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– **Origin and Name Change**:
– Traditional Czech distilled beverage
– Formerly known as Tuzemský rum (domestic rum or potato rum)
– Substitute for true rum made from sugarcane in the Caribbean and Latin America
– Became popular in Czech lands since the 19th century
– Renamed to Tuzemák due to EU regulations in 2003

– **Ingredients and Production**:
– Made from potatoes or sugar beets
– Flavored with various rum essences
– Similar substitutes produced in Austro-Hungarian monarchy in the 19th century
– Examples include Inländer-Rum in Austria and Domači Čajni in Croatia
– Reflects historical lack of access to tropical colonies

– **Popularity and Consumption**:
– One of the most popular spirits in the Czech lands
– Long history of consumption dating back to the 19th century
– Widely available in Czech Republic
– Preferred choice for those seeking a rum-like drink
– Embedded in Czech drinking culture

– **Regulations and Compliance**:
– EU regulations restrict the term “rum” to sugarcane-based products
– Name change to Tuzemák in compliance with EU regulations
– Implemented from 1 January 2003
– Reflects the need for accurate product labeling
– Ensures consumer clarity regarding product ingredients

– **Cultural Significance**:
– Represents a unique aspect of Czech drinking culture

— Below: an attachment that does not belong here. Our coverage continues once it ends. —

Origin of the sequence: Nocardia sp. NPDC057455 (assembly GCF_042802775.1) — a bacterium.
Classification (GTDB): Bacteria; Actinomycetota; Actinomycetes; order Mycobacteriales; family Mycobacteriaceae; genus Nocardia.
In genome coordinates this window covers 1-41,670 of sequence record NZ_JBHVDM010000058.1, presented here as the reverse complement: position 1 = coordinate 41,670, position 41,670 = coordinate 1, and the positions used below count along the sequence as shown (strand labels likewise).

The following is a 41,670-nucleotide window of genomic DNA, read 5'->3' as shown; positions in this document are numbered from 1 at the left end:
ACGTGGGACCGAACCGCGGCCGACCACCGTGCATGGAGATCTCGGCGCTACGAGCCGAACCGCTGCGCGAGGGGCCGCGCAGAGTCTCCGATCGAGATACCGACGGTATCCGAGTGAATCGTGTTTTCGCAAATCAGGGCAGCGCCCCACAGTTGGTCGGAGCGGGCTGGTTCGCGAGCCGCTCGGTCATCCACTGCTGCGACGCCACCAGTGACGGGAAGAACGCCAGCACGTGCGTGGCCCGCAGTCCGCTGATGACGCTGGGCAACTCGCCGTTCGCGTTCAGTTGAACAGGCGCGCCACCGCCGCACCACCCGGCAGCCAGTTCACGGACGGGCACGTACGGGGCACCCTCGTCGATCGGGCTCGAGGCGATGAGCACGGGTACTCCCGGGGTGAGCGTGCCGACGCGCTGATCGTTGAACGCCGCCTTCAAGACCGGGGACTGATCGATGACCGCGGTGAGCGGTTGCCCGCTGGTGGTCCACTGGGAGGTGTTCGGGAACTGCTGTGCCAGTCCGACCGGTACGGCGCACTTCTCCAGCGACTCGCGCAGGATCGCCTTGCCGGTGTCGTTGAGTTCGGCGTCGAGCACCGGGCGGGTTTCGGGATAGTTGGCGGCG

– Tied to historical and cultural contexts of the region
– Symbolizes adaptation and innovation in spirits production
– Reflects historical challenges in accessing tropical ingredients
– Embedded in social gatherings and traditional celebrations

Tuzemák (Wikipedia)

Tuzemák, formerly called Tuzemský rum (English: domestic rum or potato rum), is a traditional Czech distilled beverage. It is a substitute good (ersatz) for true rum which is produced from sugarcane mainly in the Caribbean and Latin America. Since the 19th century, Tuzemák became one of the most popular spirits in the Czech lands.

Tuzemský Božkov

Tuzemský is produced from potatoes or sugar beets, diluted and flavoured by various rum essences. In the 19th century similar substitutes were produced throughout the crown lands of the Austro-Hungarian monarchy, which had no access to tropical colonies; they were named Inländer-Rum (the best-known example of this is probably Stroh in Austria), Domači or Čajni (Croatia) etc.

EU regulations allow the name "rum" to be applied only to products made from sugarcane. As a result, from 1 January 2003, this product is sold under other names like "Tuzemák" or "Tuzemský".

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